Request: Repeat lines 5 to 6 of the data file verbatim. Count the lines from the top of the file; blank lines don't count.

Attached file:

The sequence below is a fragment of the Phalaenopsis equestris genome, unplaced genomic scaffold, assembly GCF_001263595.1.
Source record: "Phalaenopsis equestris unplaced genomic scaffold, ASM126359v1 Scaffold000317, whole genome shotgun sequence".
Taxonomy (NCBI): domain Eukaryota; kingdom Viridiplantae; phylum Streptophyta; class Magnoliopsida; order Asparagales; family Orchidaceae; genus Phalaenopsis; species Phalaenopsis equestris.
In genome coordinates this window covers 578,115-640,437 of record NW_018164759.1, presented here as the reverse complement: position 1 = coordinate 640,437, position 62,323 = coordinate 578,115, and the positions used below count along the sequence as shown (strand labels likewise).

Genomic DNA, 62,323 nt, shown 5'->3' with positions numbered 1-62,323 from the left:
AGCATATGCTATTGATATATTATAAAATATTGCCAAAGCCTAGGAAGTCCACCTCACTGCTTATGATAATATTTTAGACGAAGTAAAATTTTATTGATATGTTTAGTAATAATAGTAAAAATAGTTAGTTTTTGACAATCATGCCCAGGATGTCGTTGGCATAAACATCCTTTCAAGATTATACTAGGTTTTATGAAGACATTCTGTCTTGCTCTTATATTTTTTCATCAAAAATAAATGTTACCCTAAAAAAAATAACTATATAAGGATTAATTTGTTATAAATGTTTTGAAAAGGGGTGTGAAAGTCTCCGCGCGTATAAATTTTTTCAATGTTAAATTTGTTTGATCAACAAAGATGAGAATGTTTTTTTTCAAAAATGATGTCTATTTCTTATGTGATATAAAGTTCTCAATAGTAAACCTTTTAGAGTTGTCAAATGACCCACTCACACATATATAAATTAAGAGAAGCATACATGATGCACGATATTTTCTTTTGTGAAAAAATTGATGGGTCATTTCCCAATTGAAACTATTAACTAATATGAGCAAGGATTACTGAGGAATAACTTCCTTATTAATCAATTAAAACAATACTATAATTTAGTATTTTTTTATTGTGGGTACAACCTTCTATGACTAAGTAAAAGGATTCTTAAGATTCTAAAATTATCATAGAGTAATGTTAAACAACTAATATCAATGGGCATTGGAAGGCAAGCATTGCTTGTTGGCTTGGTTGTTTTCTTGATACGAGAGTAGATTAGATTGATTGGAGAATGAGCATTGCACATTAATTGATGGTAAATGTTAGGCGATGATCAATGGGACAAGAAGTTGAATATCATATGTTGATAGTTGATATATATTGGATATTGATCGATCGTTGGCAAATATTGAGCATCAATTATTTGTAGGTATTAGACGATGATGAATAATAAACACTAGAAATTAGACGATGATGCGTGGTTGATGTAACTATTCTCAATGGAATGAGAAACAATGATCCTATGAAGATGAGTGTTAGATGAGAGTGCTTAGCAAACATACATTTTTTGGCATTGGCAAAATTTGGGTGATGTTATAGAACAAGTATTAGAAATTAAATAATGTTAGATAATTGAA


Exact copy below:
Genomic DNA, 62,323 nt, shown 5'->3' with positions numbered 1-62,323 from the left:
AGCATATGCTATTGATATATTATAAAATATTGCCAAAGCCTAGGAAGTCCACCTCACTGCTTATGATAATATTTTAGACGAAGTAAAATTTTATTGATATGTTTAGTAATAATAGTAAAAATAGTTAGTTTTTGACAATCATGCCCAGGATGTCGTTGGCATAAACATCCTTTCAAGATTATACTAGGTTTTATGAAGACATTCTGTCTTGCTCTTATATTTTTTCATCAAAAATAAATGTTACCCTAAAAAAAATAACTATATAAGGATTAATTTGTTATAAATGTTTTGAAAAGGGGTGTGAAAGTCTCCGCGCGTATAAATTTTTTCAATGTTAAATTTGTTTGATCAACAAAGATGAGAATGTTTTTTTTCAAAAATGATGTCTATTTCTTATGTGATATAAAGTTCTCAATAGTAAACCTTTTAGAGTTGTCAAATGACCCACTCACACATATATAAATTAAGAGAAGCATACATGATGCACGATATTTTCTTTTGTGAAAAAATTGATGGGTCATTTCCCAATTGAAACTATTAACTAATATGAGCAAGGATTACTGAGGAATAACTTCCTTATTAATCAATTAAAACAATACTATAATTTAGTATTTTTTTATTGTGGGTACAACCTTCTATGACTAAGTAAAAGGATTCTTAAGATTCTAAAATTATCATAGAGTAATGTTAAACAACTAATATCAATGGGCATTGGAAGGCAAGCATTGCTTGTTGGCTTGGTTGTTTTCTTGATACGAGAGTAGATTAGATTGATTGGAGAATGAGCATTGCACATTAATTGATGGTAAATGTTAGGCGATGATCAATGGGACAAGAAGTTGAATATCATATGTTGATAGTTGATATATATTGGATATTGATCGATCGTTGGCAAATATTGAGCATCAATTATTTGTAGGTATTAGACGATGATGAATAATAAACACTAGAAATTAGACGATGATGCGTGGTTGATGTAACTATTCTCAATGGAATGAGAAACAATGATCCTATGAAGATGAGTGTTAGATGAGAGTGCTTAGCAAACATACATTTTTTGGCATTGGCAAAATTTGGGTGATGTTATAGAACAAGTATTAGAAATTAAATAATGTTAGATAATTGAA